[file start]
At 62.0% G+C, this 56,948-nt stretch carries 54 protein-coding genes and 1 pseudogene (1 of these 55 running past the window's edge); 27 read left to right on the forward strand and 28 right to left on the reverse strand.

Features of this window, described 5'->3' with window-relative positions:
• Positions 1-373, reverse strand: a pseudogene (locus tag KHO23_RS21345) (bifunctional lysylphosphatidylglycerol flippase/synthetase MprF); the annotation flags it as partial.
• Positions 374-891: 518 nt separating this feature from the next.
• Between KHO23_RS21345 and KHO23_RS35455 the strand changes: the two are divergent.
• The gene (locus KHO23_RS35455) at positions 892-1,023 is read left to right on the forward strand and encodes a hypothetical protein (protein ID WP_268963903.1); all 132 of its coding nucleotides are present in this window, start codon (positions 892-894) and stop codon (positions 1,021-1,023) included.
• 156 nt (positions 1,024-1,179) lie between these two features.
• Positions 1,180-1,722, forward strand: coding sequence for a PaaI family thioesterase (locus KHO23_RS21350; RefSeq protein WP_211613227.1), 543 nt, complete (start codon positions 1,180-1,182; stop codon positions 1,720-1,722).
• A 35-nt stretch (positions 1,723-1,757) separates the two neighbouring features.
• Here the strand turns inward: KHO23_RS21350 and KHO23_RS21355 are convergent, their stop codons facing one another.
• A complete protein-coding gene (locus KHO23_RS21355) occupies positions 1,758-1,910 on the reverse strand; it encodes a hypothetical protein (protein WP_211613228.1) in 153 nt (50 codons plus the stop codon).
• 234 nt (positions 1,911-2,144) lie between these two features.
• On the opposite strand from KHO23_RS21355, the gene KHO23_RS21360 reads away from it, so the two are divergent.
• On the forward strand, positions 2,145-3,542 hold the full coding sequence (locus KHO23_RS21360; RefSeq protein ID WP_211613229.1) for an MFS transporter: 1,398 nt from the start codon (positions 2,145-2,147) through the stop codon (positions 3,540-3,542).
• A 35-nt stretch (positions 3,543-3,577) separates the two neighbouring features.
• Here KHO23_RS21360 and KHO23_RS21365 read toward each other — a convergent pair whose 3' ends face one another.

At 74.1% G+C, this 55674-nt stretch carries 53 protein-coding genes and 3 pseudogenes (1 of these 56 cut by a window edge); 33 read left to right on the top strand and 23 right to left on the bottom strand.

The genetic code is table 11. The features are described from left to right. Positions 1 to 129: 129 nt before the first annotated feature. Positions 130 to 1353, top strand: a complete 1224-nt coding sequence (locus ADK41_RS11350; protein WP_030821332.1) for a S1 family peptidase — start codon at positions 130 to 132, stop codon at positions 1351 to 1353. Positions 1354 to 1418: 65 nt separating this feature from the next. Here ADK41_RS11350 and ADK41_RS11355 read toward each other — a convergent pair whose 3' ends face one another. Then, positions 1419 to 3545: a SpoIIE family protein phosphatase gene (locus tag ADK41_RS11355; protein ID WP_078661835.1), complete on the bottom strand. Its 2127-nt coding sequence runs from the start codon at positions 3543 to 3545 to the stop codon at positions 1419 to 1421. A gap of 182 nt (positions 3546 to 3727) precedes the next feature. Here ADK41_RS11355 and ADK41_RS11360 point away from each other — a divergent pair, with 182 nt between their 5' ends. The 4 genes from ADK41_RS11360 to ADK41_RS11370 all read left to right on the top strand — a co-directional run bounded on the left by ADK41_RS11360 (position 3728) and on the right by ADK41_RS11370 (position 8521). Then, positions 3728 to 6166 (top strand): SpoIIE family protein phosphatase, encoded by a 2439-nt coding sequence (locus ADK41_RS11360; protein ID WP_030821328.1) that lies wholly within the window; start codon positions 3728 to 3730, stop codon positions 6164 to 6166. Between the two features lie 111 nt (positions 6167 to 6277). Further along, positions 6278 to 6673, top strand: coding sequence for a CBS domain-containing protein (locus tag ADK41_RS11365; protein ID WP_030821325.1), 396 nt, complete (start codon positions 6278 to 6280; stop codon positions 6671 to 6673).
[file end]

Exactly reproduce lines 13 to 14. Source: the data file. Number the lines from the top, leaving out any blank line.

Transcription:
• On the opposite strand from KHO23_RS21355, the gene KHO23_RS21360 reads away from it, so the two are divergent.
• On the forward strand, positions 2,145-3,542 hold the full coding sequence (locus KHO23_RS21360; RefSeq protein ID WP_211613229.1) for an MFS transporter: 1,398 nt from the start codon (positions 2,145-2,147) through the stop codon (positions 3,540-3,542).